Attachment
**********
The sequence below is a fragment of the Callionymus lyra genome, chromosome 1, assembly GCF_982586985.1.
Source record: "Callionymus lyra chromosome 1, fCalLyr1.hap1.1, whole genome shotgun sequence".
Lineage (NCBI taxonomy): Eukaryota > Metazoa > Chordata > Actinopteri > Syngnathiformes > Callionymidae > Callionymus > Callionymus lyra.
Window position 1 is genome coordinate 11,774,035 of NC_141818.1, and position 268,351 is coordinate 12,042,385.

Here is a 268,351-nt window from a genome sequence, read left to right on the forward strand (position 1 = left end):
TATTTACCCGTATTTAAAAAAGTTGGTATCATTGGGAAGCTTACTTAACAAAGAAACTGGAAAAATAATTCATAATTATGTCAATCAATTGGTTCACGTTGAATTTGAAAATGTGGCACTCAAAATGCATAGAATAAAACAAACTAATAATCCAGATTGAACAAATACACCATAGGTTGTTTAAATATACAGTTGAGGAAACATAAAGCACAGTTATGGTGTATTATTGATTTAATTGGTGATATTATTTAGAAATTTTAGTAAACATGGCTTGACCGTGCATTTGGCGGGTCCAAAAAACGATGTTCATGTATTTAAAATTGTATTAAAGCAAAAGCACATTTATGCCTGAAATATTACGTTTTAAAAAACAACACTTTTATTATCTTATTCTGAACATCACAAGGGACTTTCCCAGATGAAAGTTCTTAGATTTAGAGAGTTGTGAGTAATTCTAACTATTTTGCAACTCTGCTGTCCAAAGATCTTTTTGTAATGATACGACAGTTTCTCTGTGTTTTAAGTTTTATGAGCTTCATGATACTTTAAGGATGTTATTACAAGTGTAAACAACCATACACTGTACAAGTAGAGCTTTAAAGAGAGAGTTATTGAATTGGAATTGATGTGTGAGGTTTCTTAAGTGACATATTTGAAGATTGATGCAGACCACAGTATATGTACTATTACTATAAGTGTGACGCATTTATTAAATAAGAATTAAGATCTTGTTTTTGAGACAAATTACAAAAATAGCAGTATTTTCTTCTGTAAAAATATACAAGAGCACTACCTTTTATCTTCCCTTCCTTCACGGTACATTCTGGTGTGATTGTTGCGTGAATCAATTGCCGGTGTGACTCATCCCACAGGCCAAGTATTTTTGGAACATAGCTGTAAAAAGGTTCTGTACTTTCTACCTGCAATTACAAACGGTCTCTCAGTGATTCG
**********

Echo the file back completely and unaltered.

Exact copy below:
The sequence below is a fragment of the Callionymus lyra genome, chromosome 1, assembly GCF_982586985.1.
Source record: "Callionymus lyra chromosome 1, fCalLyr1.hap1.1, whole genome shotgun sequence".
Lineage (NCBI taxonomy): Eukaryota > Metazoa > Chordata > Actinopteri > Syngnathiformes > Callionymidae > Callionymus > Callionymus lyra.
Window position 1 is genome coordinate 11,774,035 of NC_141818.1, and position 268,351 is coordinate 12,042,385.

Here is a 268,351-nt window from a genome sequence, read left to right on the forward strand (position 1 = left end):
TATTTACCCGTATTTAAAAAAGTTGGTATCATTGGGAAGCTTACTTAACAAAGAAACTGGAAAAATAATTCATAATTATGTCAATCAATTGGTTCACGTTGAATTTGAAAATGTGGCACTCAAAATGCATAGAATAAAACAAACTAATAATCCAGATTGAACAAATACACCATAGGTTGTTTAAATATACAGTTGAGGAAACATAAAGCACAGTTATGGTGTATTATTGATTTAATTGGTGATATTATTTAGAAATTTTAGTAAACATGGCTTGACCGTGCATTTGGCGGGTCCAAAAAACGATGTTCATGTATTTAAAATTGTATTAAAGCAAAAGCACATTTATGCCTGAAATATTACGTTTTAAAAAACAACACTTTTATTATCTTATTCTGAACATCACAAGGGACTTTCCCAGATGAAAGTTCTTAGATTTAGAGAGTTGTGAGTAATTCTAACTATTTTGCAACTCTGCTGTCCAAAGATCTTTTTGTAATGATACGACAGTTTCTCTGTGTTTTAAGTTTTATGAGCTTCATGATACTTTAAGGATGTTATTACAAGTGTAAACAACCATACACTGTACAAGTAGAGCTTTAAAGAGAGAGTTATTGAATTGGAATTGATGTGTGAGGTTTCTTAAGTGACATATTTGAAGATTGATGCAGACCACAGTATATGTACTATTACTATAAGTGTGACGCATTTATTAAATAAGAATTAAGATCTTGTTTTTGAGACAAATTACAAAAATAGCAGTATTTTCTTCTGTAAAAATATACAAGAGCACTACCTTTTATCTTCCCTTCCTTCACGGTACATTCTGGTGTGATTGTTGCGTGAATCAATTGCCGGTGTGACTCATCCCACAGGCCAAGTATTTTTGGAACATAGCTGTAAAAAGGTTCTGTACTTTCTACCTGCAATTACAAACGGTCTCTCAGTGATTCG